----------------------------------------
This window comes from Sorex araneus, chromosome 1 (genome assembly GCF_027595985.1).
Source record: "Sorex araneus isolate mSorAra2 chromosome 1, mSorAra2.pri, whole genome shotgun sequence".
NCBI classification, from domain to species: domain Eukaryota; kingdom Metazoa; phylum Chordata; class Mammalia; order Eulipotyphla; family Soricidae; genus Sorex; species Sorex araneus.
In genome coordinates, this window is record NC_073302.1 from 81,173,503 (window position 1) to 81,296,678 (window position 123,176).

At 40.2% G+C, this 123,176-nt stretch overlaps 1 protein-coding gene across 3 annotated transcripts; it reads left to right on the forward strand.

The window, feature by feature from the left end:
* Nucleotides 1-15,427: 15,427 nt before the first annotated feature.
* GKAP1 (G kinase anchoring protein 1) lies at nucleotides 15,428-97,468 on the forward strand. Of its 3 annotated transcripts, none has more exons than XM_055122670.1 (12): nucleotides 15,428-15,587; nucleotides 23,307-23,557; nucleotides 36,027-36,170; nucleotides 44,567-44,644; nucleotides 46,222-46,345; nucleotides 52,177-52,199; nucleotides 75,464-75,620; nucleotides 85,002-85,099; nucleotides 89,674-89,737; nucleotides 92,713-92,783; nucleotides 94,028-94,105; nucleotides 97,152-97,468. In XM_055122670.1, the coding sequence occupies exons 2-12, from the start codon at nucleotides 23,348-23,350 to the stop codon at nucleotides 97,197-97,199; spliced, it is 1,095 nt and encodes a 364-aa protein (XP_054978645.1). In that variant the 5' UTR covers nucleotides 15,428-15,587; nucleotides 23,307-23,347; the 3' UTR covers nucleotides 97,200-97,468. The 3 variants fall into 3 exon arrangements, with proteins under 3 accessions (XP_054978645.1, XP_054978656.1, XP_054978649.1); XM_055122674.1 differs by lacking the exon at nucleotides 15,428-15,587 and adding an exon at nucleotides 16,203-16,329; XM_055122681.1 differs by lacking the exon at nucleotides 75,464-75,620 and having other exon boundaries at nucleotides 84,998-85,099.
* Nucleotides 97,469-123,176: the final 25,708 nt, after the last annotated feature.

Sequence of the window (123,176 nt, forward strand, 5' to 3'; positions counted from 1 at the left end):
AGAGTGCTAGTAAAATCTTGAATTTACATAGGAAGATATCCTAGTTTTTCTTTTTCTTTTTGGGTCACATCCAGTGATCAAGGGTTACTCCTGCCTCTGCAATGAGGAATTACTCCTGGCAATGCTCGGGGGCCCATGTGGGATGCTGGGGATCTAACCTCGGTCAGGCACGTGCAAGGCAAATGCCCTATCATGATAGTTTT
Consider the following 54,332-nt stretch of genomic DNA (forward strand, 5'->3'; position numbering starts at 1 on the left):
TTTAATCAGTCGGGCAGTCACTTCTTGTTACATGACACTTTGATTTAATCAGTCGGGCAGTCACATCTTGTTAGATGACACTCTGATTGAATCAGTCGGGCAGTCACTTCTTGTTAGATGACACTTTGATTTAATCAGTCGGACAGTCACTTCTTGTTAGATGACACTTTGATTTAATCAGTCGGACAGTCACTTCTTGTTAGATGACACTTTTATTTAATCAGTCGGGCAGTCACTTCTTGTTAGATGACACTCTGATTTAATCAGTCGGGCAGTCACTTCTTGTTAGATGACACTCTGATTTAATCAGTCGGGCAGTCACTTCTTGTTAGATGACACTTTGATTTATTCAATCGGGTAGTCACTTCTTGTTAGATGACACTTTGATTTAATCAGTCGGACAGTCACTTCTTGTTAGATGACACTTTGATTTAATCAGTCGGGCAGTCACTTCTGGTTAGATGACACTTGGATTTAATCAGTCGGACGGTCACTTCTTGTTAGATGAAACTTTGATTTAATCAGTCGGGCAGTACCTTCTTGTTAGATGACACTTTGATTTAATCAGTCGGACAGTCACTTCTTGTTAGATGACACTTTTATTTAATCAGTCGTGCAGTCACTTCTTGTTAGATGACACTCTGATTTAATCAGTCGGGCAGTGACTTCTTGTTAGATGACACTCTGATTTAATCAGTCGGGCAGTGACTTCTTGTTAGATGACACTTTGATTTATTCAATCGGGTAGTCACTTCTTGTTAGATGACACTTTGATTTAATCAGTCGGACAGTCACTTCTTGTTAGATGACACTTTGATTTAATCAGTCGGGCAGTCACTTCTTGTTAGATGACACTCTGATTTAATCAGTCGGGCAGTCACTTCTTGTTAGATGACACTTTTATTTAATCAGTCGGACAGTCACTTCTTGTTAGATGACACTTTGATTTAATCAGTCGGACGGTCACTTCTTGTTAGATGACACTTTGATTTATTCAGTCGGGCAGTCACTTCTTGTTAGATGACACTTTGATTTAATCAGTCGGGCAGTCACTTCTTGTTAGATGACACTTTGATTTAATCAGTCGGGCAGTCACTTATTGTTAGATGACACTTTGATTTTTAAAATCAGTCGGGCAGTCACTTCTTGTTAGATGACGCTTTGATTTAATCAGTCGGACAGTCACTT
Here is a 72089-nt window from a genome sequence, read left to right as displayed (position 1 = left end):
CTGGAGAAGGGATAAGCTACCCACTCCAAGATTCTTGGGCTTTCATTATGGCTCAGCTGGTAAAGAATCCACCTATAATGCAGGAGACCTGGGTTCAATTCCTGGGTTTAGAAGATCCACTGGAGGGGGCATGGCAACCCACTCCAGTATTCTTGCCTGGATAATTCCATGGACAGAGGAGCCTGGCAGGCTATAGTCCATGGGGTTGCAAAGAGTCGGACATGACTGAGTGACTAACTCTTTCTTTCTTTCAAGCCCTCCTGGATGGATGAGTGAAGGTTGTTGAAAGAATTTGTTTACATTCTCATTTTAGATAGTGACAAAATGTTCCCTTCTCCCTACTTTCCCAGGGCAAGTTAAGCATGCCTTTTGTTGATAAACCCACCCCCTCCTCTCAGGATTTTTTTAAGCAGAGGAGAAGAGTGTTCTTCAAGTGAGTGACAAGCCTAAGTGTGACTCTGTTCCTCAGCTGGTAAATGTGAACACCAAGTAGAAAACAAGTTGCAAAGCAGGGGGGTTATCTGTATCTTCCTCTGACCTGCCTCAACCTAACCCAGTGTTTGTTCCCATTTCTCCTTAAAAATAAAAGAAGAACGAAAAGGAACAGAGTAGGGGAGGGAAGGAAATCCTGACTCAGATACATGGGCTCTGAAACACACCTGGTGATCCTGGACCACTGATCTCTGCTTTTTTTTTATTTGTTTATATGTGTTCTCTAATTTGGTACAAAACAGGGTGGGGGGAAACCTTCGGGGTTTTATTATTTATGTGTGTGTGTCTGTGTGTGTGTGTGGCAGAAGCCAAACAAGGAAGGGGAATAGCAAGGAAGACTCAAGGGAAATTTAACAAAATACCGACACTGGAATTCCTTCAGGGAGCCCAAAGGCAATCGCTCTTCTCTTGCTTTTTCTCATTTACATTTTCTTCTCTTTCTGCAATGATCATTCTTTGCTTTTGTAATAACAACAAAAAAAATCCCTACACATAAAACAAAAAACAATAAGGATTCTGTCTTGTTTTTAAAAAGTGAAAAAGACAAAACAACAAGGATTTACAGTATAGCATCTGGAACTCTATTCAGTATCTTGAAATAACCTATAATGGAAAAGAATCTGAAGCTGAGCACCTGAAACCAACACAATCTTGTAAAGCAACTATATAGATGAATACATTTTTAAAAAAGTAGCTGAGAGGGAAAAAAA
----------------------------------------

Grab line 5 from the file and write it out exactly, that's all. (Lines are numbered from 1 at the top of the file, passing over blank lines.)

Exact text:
At 40.2% G+C, this 123,176-nt stretch overlaps 1 protein-coding gene across 3 annotated transcripts; it reads left to right on the forward strand.